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America's tallest man is 7-foot-8 sheriff's deputy in Virginia
NORFOLK, Va. -- To all those people who blurt out "Wow, you're tall!" as they stare up at George Bell: He knows.
And now, the world will know, too.
The lanky, 50-year-old Norfolk sheriff's deputy is being recognized Thursday by Guinness World Records as the Tallest Man in the United States.
Bell is 7 feet, 8 inches.
That makes him 2 inches taller than the NBA's current tallest player, Yao Ming, but too short to be the world's tallest living man. According to Guinness, He stands below Ukraine's 8-foot-5 1.2-inch Leonid Stadnyk and China's Bao Xi Shun, who is 7 feet 8.95 inches.
To answer the inevitable questions:
Bell wears size-19 shoes, pants with a 43-inch inseam and shirts with 45-inch sleeves.
His parents are not especially tall. Neither are his four siblings or his daughter.
He did play basketball in college and with the Harlem Wizards and Harlem Globetrotters show teams.
And as for how he feels about being so tall?
"I have no choice but to like it," Bell said as he paced the sidelines of a Pee Wee football game at a city park, where he was providing security.
"I'm used to a small man's world," he added in a deep voice that suits his stature. "I've been dealing with a small man's world since I was a kid."
Guinness began searching for America's tallest man in August. Bell's ex-wife registered him online, and Guinness spokesman Stuart Claxton said Bell's doctor documented his height.
"I am looking forward to having a go myself with a tape measure to confirm that he is indeed 7 foot, 8 inches," Claxton said. "I'll bring my steel tape measure and a small stepladder, that's for sure."
The Guinness record book now lists only the tallest man in the world, but Bell will be noted -- along with the tallest men in several other countries -- in the edition to be published next year, when Guinness may do a similar regional search for the tallest women.
Bell, who lives in Portsmouth, hit 5 foot, 4 inches at age 9. In middle school, he topped 6 feet. By the end of high school, he was 7-foot-6.
He developed vision problems and was in danger of going blind. A neurosurgeon discovered he had a tumor pressing on the optical nerve and also diagnosed him with gigantism due to a ruptured pituitary gland.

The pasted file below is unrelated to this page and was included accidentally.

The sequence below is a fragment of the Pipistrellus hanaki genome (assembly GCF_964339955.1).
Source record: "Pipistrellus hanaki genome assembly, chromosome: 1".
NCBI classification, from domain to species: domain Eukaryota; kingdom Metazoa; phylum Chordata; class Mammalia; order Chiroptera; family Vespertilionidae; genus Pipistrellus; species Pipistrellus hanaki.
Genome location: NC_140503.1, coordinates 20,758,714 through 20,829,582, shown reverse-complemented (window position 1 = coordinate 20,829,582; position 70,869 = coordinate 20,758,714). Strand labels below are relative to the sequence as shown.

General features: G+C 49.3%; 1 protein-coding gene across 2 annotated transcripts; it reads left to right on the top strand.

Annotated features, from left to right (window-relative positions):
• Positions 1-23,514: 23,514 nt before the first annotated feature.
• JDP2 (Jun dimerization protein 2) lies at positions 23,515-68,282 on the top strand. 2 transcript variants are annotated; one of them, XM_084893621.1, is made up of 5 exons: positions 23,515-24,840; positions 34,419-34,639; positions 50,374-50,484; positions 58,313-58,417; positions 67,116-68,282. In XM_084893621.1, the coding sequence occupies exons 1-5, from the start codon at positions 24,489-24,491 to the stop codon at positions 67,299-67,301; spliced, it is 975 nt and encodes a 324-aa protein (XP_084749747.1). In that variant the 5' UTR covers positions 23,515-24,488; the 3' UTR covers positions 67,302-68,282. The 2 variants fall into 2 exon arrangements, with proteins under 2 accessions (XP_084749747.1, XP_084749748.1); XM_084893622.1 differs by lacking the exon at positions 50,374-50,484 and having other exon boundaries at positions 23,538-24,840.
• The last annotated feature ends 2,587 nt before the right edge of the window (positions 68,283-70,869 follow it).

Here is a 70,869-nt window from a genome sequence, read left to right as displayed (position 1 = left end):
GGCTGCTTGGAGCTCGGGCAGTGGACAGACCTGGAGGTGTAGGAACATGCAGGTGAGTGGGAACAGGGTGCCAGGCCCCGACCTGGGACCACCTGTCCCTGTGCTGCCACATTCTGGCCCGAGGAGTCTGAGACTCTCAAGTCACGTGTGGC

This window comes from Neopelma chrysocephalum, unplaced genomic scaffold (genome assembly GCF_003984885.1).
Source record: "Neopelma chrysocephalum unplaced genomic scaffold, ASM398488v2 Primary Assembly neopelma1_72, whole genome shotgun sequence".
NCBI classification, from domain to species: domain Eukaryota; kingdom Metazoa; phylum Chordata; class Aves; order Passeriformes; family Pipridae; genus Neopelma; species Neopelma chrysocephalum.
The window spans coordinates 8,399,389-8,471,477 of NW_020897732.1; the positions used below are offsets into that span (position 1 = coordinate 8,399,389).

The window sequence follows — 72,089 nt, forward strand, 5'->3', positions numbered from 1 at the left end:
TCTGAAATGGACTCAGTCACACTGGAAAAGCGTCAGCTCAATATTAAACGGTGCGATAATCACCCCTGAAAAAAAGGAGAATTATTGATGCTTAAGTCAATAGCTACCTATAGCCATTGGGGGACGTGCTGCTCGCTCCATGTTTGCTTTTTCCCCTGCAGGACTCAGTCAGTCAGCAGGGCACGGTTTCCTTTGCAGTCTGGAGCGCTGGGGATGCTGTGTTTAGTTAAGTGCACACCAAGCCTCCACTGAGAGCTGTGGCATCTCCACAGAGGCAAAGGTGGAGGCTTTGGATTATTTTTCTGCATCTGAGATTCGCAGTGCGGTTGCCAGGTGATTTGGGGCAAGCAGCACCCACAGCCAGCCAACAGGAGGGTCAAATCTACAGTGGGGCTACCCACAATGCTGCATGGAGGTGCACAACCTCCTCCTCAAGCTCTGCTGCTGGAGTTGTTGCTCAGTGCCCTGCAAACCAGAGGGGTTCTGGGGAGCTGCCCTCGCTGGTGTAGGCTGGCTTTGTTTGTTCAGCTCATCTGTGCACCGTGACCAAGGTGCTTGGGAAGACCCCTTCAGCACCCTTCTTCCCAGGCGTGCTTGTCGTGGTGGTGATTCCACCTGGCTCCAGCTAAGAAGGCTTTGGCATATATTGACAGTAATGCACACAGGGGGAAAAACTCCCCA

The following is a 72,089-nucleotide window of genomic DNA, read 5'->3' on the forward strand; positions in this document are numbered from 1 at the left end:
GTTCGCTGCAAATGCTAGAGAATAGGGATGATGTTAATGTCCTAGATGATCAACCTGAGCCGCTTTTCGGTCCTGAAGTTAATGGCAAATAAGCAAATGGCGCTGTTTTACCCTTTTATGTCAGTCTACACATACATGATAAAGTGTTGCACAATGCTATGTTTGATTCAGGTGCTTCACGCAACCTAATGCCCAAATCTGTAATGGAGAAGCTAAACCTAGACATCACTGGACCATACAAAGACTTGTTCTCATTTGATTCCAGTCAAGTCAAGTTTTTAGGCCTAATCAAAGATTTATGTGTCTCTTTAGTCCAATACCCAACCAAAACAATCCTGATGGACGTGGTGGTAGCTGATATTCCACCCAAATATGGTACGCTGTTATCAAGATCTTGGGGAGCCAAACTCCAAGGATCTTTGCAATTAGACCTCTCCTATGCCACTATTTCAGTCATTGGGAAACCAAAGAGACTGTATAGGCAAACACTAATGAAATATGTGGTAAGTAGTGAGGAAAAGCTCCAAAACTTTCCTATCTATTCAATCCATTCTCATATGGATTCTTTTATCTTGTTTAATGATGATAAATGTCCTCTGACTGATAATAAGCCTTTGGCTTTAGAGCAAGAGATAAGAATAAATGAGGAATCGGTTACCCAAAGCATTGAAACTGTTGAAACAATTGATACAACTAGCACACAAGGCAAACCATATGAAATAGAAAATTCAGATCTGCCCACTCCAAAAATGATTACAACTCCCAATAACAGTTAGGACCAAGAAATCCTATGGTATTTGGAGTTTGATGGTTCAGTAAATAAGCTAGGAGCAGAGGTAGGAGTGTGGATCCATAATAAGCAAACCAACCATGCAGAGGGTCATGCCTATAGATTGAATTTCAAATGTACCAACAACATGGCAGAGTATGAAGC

At 19, he had surgery to remove the tumor and the gland, returning most of his sight and controlling his growth.
He played basketball until, at 30, he lost interest in the sport and switched to law enforcement.
His height doesn't intimidate jail inmates -- it helps him develop a rapport with them.
"They've never seen anyone this tall before, so they're amazed," Bell said. "They want to talk."
His size occasionally can get in the way of his colleagues, who like to rib him about it.
Deputy D. Murphy once stood nearby as Bell was putting his police radio back in its holster on his waist.
"His elbow clocked me in the eye," said the 6-foot Murphy, laughing.
Asked about the encounter, Bell smiled and said: "He got too close behind me. That was his problem."
Bell usually relies on humor when strangers rudely demand to know how tall he is, without so much as saying "Hello."
"Tall," he'll reply. If they persist, he may give his height in inches -- 92 -- and let them do the math.
Mostly, he refuses to be bothered by people who whisper to each other about his height while standing next to him in the grocery line or complain if he sits in front of them in the movie theater.
He prefers to focus on the perks. For example, he usually gets free upgrades to first class on flights when the ticket-counter attendants realize he's going to need a lot of leg room.
He credits his late great-aunt, Etonia Johnson, with his positive attitude: "She always told me, 'Don't feel ashamed of yourself. Stand tall. God made you. Be happy and show your pride.'"
On the Net
* Guinness World Records: www.guinnessworldrecords.com